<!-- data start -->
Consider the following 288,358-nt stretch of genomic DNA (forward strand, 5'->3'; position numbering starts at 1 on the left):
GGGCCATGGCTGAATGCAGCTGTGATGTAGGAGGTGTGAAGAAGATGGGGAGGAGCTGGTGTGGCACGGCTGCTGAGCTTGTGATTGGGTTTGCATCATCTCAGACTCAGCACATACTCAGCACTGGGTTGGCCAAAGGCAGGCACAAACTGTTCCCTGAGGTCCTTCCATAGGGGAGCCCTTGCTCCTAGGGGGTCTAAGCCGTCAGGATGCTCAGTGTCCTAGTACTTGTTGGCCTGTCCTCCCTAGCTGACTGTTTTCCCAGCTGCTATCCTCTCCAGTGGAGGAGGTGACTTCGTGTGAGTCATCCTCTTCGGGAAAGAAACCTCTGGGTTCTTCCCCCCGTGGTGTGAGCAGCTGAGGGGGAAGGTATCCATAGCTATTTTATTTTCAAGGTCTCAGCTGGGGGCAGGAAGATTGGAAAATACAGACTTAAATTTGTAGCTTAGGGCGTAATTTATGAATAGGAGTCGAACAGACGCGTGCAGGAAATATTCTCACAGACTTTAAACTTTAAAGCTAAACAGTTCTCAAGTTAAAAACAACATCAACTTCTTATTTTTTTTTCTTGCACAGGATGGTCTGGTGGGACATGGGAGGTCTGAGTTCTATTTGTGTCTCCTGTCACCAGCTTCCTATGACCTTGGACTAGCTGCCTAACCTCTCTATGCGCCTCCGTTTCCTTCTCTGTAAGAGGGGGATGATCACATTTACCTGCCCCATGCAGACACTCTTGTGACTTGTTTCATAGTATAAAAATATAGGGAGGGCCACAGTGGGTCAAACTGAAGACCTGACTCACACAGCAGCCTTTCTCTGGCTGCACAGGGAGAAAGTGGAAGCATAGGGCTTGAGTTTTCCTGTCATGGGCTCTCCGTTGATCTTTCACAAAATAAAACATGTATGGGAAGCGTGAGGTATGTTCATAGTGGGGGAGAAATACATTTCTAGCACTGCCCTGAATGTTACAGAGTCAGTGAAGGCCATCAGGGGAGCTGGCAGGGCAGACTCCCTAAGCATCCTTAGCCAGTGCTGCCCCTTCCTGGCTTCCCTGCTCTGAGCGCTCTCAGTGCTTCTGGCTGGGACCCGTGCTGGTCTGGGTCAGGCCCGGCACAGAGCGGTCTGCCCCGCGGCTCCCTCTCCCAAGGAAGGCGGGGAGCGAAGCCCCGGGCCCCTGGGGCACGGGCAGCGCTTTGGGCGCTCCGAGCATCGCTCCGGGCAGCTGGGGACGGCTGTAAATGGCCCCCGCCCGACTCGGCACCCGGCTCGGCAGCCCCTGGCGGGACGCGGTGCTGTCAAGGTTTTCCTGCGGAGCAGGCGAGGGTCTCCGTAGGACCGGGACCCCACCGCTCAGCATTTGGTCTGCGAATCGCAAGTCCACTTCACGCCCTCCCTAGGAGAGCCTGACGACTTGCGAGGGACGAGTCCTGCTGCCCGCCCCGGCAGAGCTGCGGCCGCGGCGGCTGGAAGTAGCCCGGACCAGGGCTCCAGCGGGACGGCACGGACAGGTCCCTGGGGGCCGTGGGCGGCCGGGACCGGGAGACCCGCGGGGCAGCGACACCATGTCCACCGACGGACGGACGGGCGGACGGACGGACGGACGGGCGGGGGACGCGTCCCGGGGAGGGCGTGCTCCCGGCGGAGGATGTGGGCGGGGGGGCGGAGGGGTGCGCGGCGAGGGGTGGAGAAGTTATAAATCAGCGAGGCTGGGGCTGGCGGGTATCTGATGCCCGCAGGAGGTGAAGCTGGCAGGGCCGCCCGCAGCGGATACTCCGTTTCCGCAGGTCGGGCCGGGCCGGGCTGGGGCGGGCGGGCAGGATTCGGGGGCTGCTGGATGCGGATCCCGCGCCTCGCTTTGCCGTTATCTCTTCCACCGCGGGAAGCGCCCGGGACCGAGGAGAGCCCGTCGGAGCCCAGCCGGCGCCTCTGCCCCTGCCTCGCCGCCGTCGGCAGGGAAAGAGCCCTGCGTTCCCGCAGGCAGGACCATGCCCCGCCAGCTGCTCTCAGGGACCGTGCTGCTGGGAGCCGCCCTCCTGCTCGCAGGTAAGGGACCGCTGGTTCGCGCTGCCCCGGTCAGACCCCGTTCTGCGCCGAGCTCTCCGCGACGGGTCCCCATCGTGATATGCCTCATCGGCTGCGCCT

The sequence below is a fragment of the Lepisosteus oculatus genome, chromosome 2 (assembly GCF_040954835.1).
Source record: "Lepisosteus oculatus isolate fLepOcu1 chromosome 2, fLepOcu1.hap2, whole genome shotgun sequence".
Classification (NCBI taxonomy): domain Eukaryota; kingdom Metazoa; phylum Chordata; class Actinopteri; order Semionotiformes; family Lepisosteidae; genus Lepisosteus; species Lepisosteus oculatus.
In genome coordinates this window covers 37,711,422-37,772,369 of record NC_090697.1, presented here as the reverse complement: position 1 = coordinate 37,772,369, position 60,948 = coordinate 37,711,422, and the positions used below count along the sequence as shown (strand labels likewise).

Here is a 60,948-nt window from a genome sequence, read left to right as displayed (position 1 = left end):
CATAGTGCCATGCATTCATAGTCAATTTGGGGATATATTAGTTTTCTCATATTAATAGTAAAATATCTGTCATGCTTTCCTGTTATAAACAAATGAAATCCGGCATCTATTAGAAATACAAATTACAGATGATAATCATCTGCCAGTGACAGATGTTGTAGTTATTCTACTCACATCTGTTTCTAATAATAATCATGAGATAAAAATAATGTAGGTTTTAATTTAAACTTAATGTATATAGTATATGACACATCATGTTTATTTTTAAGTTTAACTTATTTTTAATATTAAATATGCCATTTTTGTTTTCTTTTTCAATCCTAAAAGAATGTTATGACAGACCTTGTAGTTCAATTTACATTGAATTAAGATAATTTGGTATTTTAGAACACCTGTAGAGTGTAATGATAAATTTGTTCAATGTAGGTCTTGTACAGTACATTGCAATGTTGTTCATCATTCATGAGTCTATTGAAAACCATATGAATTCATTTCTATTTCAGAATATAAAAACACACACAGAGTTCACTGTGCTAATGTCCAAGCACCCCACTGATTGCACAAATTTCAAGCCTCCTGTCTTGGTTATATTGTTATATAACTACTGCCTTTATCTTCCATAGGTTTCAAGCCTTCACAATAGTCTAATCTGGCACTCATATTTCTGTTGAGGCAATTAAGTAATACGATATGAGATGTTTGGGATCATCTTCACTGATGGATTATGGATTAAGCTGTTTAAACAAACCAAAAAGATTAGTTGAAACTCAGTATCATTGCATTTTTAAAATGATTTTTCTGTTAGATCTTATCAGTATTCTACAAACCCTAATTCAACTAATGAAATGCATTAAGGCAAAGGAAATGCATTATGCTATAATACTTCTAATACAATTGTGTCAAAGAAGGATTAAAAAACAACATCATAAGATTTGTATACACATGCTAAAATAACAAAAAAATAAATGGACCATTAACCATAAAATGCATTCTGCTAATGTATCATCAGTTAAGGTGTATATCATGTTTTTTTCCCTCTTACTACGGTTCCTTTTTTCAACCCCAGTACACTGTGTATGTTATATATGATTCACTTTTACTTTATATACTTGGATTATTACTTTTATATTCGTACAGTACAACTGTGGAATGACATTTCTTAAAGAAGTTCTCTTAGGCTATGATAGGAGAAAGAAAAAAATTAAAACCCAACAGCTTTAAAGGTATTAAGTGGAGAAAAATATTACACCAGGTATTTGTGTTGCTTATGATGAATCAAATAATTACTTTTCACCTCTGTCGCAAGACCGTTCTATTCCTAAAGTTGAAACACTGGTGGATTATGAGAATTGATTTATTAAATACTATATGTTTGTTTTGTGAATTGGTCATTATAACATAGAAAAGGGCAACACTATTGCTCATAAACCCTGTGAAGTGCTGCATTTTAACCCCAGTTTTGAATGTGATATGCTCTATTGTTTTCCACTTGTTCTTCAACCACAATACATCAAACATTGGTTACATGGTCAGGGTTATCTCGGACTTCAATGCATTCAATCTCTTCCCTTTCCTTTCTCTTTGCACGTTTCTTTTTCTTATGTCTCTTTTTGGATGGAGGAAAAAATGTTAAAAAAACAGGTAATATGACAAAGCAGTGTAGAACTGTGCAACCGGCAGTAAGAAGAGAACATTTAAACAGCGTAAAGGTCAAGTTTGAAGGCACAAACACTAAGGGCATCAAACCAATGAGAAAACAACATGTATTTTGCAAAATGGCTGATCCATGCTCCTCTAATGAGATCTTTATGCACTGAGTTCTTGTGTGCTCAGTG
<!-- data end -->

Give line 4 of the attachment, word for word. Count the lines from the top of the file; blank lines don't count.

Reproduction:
Source record: "Lepisosteus oculatus isolate fLepOcu1 chromosome 2, fLepOcu1.hap2, whole genome shotgun sequence".